The second segment covers our featured games, and this episode we feature:

In our topic segment this episode, we chat about play-and-keep events at conventions. More and more conventions seem to have play-and-keep events these days. They’re a great way to get in more board games at a convention and maybe even get some to take home with you.

YTN_AvatarWe’d love to hear from you! Let us know in the comments or via email if you have any topics, questions, or ideas you’d like us to discuss in a future podcast.

The email is: contact@clockworkphoenixgames.com

New-Game Smell (Part 2)

In the last blog, I started a series about how game companies keep things fresh for their existing game lines. The three methods I wanted to focus on (in this 3-part series) are errata, expansions, and editions. This second blog is all about game expansions, and for veteran board gamers, card gamers, role-playing gamers, or hobby miniatures gamers, expansion products come as no surprise whatsoever.

Let’s start out by looking at traditional board games, card games, and role-playing games where expanding the product line typically comes in discrete expansion products. A game expansion is certainly a way to reinvigorate a game experience, enhancing the game’s replayability in a big way.

Smash Up makes a great case study for the way an expansion creates new options for players. For those who aren’t familiar, Smash Up is a card game in which you choose two fantasy things (Aliens, Wizards, Dinosaurs, Zombies, etc.) and mix them together to make your deck. This allows you to play fun combinations like Ninja Pirates or Robot Princesses. Straight out of the box, you can create 28 different crazy combinations from the eight core factions. Each expansion adds another four factions, but that increases the number of combinations impressively. One expansion takes you up to 66 combinations, and just one more takes that up to 120. That’s a lot of new potential from a small box of cards!

Expansion content has several great “pros” for a game company. Expansions usually require less time than core games since a lot of the game development, graphic design, production cost analysis, etc. already has a firm foundation from last time. Additionally, the company knows how well the previous game sold, so they’ve got a better idea than usual of how many copies to order from the manufacturer.

On the “con” side, though, each expansion will typically have fewer customers than the last. There are exceptions, of course, but the trend is for expansion sales to taper off over time due to saturation. Game companies can mix things up by introducing big new mechanics or popular licensed properties, but eventually, the well runs dry.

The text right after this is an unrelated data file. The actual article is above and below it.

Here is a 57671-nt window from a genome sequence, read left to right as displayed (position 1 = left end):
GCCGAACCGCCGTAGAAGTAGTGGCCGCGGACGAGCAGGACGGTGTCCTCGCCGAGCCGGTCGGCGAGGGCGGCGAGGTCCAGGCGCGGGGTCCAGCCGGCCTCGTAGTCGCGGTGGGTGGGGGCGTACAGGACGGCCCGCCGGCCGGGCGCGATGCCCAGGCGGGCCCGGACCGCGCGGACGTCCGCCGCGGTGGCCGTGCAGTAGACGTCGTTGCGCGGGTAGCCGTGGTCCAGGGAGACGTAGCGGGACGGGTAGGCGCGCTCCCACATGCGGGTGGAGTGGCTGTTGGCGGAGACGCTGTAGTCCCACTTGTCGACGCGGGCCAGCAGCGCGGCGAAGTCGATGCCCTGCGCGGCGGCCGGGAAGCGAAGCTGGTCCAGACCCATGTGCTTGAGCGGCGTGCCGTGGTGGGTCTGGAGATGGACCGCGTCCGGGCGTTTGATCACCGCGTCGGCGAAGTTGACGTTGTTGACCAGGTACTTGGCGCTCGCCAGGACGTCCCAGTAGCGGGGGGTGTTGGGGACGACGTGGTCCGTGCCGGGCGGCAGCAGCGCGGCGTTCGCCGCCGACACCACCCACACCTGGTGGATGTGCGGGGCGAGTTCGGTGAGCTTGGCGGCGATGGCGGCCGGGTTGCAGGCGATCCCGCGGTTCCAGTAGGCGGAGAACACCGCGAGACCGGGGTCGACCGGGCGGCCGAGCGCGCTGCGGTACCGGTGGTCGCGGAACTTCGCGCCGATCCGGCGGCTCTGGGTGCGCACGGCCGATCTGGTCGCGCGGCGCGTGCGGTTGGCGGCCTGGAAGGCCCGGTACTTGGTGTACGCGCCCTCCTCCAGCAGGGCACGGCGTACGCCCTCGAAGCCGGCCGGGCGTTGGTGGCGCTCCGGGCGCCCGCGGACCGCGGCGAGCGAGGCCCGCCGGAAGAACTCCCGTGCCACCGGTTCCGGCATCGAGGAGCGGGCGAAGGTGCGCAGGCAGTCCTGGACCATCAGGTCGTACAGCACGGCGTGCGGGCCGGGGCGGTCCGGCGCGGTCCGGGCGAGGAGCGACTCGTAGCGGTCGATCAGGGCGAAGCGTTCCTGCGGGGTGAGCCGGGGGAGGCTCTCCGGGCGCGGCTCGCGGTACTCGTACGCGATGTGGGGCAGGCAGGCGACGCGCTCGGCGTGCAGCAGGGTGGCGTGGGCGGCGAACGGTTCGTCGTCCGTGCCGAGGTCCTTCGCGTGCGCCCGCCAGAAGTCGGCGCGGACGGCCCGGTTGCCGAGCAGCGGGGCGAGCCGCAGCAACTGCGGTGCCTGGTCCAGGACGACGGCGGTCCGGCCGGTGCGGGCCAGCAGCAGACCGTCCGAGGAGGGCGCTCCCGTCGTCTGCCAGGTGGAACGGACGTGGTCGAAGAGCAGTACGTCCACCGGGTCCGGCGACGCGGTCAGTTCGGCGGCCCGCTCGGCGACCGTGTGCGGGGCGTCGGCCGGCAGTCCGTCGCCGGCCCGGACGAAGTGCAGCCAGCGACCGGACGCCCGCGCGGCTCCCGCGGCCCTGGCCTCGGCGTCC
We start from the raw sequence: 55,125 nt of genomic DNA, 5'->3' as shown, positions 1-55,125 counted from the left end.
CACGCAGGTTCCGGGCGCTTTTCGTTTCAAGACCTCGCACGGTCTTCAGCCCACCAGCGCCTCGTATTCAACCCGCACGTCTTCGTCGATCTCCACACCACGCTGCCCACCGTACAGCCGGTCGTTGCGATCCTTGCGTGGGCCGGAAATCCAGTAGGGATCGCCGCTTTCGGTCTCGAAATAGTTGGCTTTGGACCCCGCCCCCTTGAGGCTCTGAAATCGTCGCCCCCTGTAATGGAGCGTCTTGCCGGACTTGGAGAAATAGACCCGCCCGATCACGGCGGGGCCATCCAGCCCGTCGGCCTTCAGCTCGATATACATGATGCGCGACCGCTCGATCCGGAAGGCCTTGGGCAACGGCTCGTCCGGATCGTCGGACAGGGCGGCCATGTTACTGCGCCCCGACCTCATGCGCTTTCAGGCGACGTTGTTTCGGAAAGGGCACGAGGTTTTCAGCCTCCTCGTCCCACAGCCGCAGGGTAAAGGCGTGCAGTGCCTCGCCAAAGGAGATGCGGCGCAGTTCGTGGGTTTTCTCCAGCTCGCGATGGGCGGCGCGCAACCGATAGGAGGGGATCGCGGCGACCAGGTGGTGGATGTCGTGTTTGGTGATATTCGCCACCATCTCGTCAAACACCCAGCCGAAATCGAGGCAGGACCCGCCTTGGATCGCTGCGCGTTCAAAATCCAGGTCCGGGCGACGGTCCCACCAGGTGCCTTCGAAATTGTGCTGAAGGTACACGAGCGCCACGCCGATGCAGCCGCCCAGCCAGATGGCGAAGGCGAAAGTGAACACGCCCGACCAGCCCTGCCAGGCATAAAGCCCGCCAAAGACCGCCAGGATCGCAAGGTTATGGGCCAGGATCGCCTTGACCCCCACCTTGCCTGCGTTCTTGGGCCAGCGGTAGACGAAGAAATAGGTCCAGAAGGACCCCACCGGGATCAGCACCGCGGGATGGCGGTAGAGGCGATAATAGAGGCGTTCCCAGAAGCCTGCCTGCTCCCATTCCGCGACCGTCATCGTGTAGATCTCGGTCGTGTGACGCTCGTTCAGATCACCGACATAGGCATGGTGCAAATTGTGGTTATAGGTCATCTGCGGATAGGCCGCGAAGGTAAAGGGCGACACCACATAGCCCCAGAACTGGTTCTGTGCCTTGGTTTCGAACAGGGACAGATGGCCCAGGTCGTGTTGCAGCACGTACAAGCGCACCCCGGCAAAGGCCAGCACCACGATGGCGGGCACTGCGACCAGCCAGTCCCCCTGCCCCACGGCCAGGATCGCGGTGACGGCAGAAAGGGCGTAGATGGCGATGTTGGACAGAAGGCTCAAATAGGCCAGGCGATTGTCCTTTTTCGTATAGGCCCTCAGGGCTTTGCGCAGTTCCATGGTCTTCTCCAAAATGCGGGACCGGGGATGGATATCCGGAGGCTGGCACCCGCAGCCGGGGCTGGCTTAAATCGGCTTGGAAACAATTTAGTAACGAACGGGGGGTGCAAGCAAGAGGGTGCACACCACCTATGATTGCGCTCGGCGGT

One of the interesting trends for board game expansions in particular is the “expanshalone.” Not exactly an expansion, not exactly a stand-alone game, the expanshalone gives existing players more game content and gives new players a gateway into the game regardless of whether they own the previous game or not. Zombicide is one board game series to use the expanshalone system highly effectively, but it’s popularity is easy to understand. Expanshalones get most of the “pros” while eliminating some of the “cons” of game expansions.

For collectible card games, living card games, and miniatures games, each new card or miniature is essentially a mini-expansion for the game. Some games, like X-Wing, embrace that nature. Each new ship miniature introduces new pilots, equipment, and sometimes whole new game mechanics. More commonly, however, each new card or mini simply provides one more option for players.

In the early days of these types of games, every new card or miniature brings lots of new possibilities to the table. Once you’ve hit hundreds (or even thousands) of options, however, the game begins to creak under its own weight. Getting into the game becomes daunting to prospective players from a gameplay standpoint as well as a financial standpoint.

One method for dealing with this issue is introducing limited formats of some kind like we discussed in Your Turn Next Ep 14. Another method I’ll address in the next blog brings us right back around to our “keeping things fresh” options – edition change. I hope that you’ll stop by again then for the conclusion to the series. Thanks!

YTN Episode 017

The 17th Episode of Your Turn Next is now available!

This episode, Ryan and I are joined by Seppy from Fight in a Box games. We kick things off as usual with a brief discussion of the games we’ve been playing, miniatures we’ve been painting, and the games we can’t wait to play next.